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How America Will Win the Next War (Against Russia or China?): Winning the Battle Network Challenge

July 30, 2018 Topic: Security Blog Brand: The Buzz Tags: RussiaChinaMilitaryTechnologyWorldWar

How America Will Win the Next War (Against Russia or China?): Winning the Battle Network Challenge

We analyzed metrics that one would assume were relevant to winning a conflict, such as the number of enemy platforms destroyed or enemy sailors and pilots killed. What we found was the metric that really mattered was how many friendly ships, aircraft or bombs survived and accomplished their mission, regardless of how many the enemy lost.

Communications are another area where destroying the enemy’s battle network may not be the most effective approach. In previous competitions exploiting communications was sometimes more useful than merely disrupting them, based in large part on the pace and tempo of operations. For example, submarine operations unfold over days or weeks, whereas air operations tend to be completed in a matter of hours. This makes it likely that adversary communications can be intercepted, decoded, analyzed, and the results transmitted to submarines or convoys in time for them to intercept or avoid the enemy, respectively. In contrast, air operations happen so quickly that the competitors able to disrupt, rather than exploit, enemy communications were more successful in previous conflicts. 

What About the Future?

Our analysis also revealed some interesting findings about the future of submarine vs. ASW and air strike vs. air defense competitions. In both cases, the pace of technology moves and countermoves accelerated during periods of conflict, particularly with regard to capabilities to find and target the battle network’s central platform (e.g., submarines or aircraft). These “hider-finder” competitions were exemplified by radar vs. electronic warfare in air operations and sonar vs. sound silencing in submarine warfare. Eventually these cycles reached a pace so rapid that one side was either unable to keep up or was able to force the competition into a new “competitive regime” by reducing or eliminating the physical phenomena used to detect and localize the central platform.

An example of this dynamic is America’s development of stealth aircraft technology in the closing years of the Cold War. After decades of radar competing against active electronic warfare in the air warfare hider-finder competition, stealth aircraft shifted the competition into a new regime with active radars confronting passive radar signature reduction techniques. Today, competitors to the U.S. military, such as China and Russia, are developing their own stealth aircraft while they and other potential U.S. adversaries develop new detection technologies designed to find stealth aircraft including infrared systems, multi-static and lower-frequency radars, and electro-optical sensors. As this hider-finder competition continues, the move-countermove cycle will continue until one side or the other shifts it to a new regime. One possible new regime would be for aircraft to use electronic warfare plus stealth to avoid detection.

Until the end of World War II the submarine vs. ASW competitive regime played out in the electromagnetic (EM) spectrum. This is because submarines through the mid-1940s were submersibles rather than true submarines. They spent the majority of their time on the surface and only submerged to covertly attack or to evade ASW forces. This made them susceptible to radar detection and communications exploitation, resulting in a competition between Allied radars and Axis radar warning receivers and code making and breaking by both sides. In 1945, however, Germany was prepared to shift to a new competitive regime by fielding a new class of submarines with snorkels that would make them much less susceptible to detection by radar. This, along with better warning receivers and less-detectable “burst” radio communications, would have taken the new submarine out of the EM spectrum and compelled the Allies to rely on still-immature sonar to find submarines. Luckily for them, the war ended before Germany was able to field the new submarine in significant numbers.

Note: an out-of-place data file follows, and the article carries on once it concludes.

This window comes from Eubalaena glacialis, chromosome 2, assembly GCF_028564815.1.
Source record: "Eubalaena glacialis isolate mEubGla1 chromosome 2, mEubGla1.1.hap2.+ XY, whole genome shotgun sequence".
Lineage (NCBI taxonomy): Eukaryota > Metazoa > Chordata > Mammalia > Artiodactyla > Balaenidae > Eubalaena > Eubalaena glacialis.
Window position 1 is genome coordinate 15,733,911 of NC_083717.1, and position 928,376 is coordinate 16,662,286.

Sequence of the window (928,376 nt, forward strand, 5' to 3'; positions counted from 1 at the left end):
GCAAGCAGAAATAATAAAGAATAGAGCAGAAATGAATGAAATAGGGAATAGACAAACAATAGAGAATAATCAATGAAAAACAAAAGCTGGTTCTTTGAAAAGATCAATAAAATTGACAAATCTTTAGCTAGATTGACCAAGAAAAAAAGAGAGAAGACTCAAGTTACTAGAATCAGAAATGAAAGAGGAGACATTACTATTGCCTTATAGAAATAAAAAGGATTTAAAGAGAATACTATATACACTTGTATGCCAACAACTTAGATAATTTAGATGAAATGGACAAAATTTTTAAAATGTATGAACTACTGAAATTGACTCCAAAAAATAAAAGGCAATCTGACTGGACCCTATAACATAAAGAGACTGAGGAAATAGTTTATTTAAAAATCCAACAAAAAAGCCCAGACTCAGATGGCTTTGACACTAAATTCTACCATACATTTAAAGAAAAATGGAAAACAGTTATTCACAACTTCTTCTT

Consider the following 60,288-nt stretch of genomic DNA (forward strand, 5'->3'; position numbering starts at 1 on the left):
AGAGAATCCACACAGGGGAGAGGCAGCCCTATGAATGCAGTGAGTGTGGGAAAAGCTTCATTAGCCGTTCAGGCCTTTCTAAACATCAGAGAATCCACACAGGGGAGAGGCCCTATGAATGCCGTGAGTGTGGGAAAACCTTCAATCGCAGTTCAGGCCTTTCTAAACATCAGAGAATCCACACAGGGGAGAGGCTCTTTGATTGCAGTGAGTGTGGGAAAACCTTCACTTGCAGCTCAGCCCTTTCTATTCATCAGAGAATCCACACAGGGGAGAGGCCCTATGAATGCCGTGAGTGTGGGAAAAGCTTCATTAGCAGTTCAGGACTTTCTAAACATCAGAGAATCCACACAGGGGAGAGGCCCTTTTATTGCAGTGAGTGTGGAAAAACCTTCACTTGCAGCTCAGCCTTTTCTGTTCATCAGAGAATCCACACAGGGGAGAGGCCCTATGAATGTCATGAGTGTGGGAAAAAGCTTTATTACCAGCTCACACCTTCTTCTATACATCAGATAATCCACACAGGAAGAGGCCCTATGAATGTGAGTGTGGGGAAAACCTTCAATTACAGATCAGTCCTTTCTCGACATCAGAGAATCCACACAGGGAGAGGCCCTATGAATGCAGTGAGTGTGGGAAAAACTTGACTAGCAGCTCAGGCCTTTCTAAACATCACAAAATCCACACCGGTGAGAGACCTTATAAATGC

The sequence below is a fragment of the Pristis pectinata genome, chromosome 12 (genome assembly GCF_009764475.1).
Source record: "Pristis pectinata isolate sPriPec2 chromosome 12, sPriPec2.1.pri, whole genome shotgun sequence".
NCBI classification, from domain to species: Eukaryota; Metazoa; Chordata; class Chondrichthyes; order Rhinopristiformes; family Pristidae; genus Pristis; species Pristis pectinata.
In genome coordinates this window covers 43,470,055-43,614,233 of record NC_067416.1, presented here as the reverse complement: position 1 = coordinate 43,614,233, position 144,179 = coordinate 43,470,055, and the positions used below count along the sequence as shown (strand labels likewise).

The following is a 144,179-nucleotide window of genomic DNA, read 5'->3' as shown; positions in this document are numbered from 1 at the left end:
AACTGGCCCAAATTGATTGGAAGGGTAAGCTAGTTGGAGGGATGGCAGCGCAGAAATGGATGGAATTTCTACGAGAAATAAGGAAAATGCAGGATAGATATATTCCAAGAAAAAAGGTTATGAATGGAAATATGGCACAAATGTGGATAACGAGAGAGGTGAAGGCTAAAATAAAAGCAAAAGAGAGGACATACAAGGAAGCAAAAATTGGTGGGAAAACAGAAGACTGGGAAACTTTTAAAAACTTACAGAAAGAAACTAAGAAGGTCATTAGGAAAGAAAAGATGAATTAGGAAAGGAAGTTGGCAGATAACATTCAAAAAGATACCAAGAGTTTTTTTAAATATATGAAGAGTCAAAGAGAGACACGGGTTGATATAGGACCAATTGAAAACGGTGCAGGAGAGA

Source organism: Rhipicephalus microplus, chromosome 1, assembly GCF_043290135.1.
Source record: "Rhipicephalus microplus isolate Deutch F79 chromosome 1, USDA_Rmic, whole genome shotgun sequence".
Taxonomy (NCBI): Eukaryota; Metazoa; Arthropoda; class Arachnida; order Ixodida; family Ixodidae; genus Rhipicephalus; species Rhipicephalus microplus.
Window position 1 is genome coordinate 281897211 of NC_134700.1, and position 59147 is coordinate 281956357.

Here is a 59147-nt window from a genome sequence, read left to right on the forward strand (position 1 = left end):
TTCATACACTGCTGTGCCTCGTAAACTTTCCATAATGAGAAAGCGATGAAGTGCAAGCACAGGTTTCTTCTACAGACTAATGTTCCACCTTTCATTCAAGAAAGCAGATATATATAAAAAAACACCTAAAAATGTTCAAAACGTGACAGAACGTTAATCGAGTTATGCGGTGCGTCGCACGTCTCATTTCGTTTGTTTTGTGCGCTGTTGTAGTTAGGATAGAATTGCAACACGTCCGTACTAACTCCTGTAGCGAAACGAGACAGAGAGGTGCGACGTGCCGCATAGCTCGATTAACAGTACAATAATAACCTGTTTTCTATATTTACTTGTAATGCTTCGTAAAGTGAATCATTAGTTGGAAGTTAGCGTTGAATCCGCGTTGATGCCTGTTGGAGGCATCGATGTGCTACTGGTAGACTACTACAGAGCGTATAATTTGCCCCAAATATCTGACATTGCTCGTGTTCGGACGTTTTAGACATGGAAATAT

American ASW forces were similarly “saved by the bell” (to use Owen Cote’s great phrase) at the end of the Cold War. The passive sonar competitive regime in place since World War II was about to give way as Soviet submarines began to approach the sound silencing levels of all but the quietest U.S. boats. But the Berlin Wall fell before the Soviets could field a meaningful number of quiet submarines. The submarine-ASW competition remained in stasis until today due to the significant U.S. advantage in submarine silencing. As U.S. rivals improve the quieting of their undersea fleets, however, this competition will eventually shift to a new regime, one exemplified by perhaps low frequency active sonar, non-acoustic detection techniques, or some as yet unexploited technology or approach.

Concluding Thoughts:

At the turn of the last century the airplane and submarine emerged as significant military capabilities that promised to dramatically change the nature of military campaigns. Aircraft brought speed and greater visibility to the battle while submarines expanded the theater of conflict to the high seas well away from the front lines. Insights from the study of the century of competitions that ensued remain relevant today because of the enduring characteristics of submarines and aircraft and the physics involved in hiding or finding them. We should therefore focus our science and technology investments in identifying the next competitive regimes for each and beginning to develop advantages in them.

Editor’s Note: This article was inspired from the following report: “What it Takes to Win: Succeeding in 21st Century Battle Network Competitions” which is available here.